Thursday, October 15, 2009

MIA #4: Fluch der Mumie

Fluch der Mumie
  • designer: Marcel-Andre Casasola Merkle
  • publisher: Ravensburger
  • date: 2008
  • BoardGameGeek rank/rating: 903/6.98
  • age: 8+
  • # of players: 2-5
  • print status: in print
  • cost: $36.90 (Boards & Bits)
Many, many moons ago, I bought this weird magnetic game called Zomax on the recommendation of Games Magazine... and I wasn't disappointed. It's not perfect, mind you - it's kind of like Risk crossed w/Conquest, but it's played "blind" because of the magnets & the vertical metal board.

One of my other early German game acquisitions was Ravensburger's Scotland Yard, where one of the players was Mr. X & used hidden movement to try to escape from the other players - the detectives. A similar hidden movement system was used in Clue: The Great Museum Caper... which is a great game with a 3D-molded plastic board, btw.

Imagine that you crossed Zomax with Scotland Yard & A-mazing Labyrinth... then drenched the game in kid-friendly mummy garb: you've got Fluch der Mumie. (In English, that translates to "Curse of the Mummy.")

One player is the Mummy of the title and sits on one side of the board - he can only see his piece. On the other side of the board sit 2-4 adventurers, who can see their pieces as well as the location of the mummy. Each player starts with 3 ankh symbols (life points) and a hankering for Egyptian treasure. (The hankering is represented by 5 different treasure tiles matching treasures printed on the board.)

The objective of the Mummy is to catch the players X number of times (X = a certain number of ankh tiles, depending on the number of adventurers). The objective of the players is to be the first adventurer to get all five treasures.

On a turn, the player rolls the five dice & chooses one of them to be his move. There are a range of numbers on each die, plus an arrow that indicates that the player may move in a straight line until he reaches another player, a wall or the Mummy.

There is also a Mummy symbol on the adventurer's dice - if you roll one (or more) of these, you set them aside. You may choose at the beginning of your turn to pick up all the saved Mummy dice set aside from other player's turns... but if you do, the Mummy gets an "interrupt" turn for as many spaces as there were set-aside dice.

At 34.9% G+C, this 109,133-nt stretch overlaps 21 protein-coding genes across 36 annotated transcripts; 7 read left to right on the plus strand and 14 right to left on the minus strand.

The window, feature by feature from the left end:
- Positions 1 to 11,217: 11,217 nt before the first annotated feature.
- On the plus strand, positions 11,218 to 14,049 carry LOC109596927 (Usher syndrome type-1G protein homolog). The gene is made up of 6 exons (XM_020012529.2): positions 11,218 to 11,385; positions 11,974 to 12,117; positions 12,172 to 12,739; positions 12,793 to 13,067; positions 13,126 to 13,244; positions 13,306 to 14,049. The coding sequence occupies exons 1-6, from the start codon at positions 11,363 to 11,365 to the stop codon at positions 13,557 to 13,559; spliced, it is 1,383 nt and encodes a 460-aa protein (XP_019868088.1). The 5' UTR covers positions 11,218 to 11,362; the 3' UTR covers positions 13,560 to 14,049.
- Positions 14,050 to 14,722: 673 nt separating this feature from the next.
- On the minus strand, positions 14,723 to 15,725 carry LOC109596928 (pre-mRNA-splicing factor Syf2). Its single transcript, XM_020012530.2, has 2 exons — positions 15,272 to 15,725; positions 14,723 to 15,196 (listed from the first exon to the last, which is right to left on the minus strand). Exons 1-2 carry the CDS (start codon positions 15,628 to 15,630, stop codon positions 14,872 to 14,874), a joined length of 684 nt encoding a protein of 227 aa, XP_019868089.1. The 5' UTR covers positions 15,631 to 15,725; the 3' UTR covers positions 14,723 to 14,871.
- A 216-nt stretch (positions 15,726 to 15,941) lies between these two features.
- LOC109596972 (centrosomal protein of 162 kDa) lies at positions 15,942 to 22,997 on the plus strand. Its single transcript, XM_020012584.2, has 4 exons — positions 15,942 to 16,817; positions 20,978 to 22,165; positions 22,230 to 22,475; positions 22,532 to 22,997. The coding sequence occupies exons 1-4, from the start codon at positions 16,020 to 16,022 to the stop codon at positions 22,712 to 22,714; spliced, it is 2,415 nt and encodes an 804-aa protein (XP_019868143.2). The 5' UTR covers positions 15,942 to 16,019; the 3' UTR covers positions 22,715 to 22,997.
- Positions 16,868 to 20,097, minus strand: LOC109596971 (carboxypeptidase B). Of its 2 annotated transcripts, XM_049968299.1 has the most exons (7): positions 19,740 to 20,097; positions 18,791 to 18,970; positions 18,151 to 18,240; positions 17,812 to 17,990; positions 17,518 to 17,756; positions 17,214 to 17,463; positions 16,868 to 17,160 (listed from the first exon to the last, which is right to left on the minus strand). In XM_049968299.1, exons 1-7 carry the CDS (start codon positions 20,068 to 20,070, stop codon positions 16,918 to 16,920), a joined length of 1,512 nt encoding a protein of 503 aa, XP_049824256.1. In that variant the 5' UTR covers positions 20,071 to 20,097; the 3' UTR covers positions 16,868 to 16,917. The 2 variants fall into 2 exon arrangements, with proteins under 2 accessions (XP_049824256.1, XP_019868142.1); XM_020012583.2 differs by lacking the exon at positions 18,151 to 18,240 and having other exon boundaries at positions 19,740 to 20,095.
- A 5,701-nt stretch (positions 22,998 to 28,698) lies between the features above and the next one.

Once each player has moved, the Mummy rolls his die (making suitable mummy-like groaning noises). He adds the number of set-aside Mummy dice to his number & moves the appropriate number of spaces. If he catches an adventurer, his movement is done... and he gets an ankh symbol from that adventurer as well as sending him/her to the bottom of the board.

A player who loses all his ankh symbols is out of the game (aka "dead"). OTOH, a player who finds all of the treasures on his cards wins the game.

The flow of this game is almost perfect - in the early going, the adventurers are willing to toss each other "under the bus" (so to speak), letting the Mummy conk other players without being concerned about the ankh count. Later in the game, adventurers are torn between taking chances to race for the treasures & playing it safe so as not to hand the game to the Mummy.

As well, the "must reveal when & where you pick up treasure" mechanic means that whoever is in the lead is giving clues to the Mummy on where to find him/her - an excellent game-balancing mechanic.

This is one of those special games that is loved equally by kids and adults. With kids, the game is random but really a lot of fun. With adults, there's some strategy and some definite hosage. Highly recommended!


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Mark (aka pastor guy) said...


Thanks for the kind offer... but I think your information is wrong. Chess has a worldwide following going back literally hundreds of years.

And I'm not sure what caused you to choose my review of FLUCH DER MUMIE to make such an offer. My guess is that you're not really following my blog.

Anyway, I respectfully decline.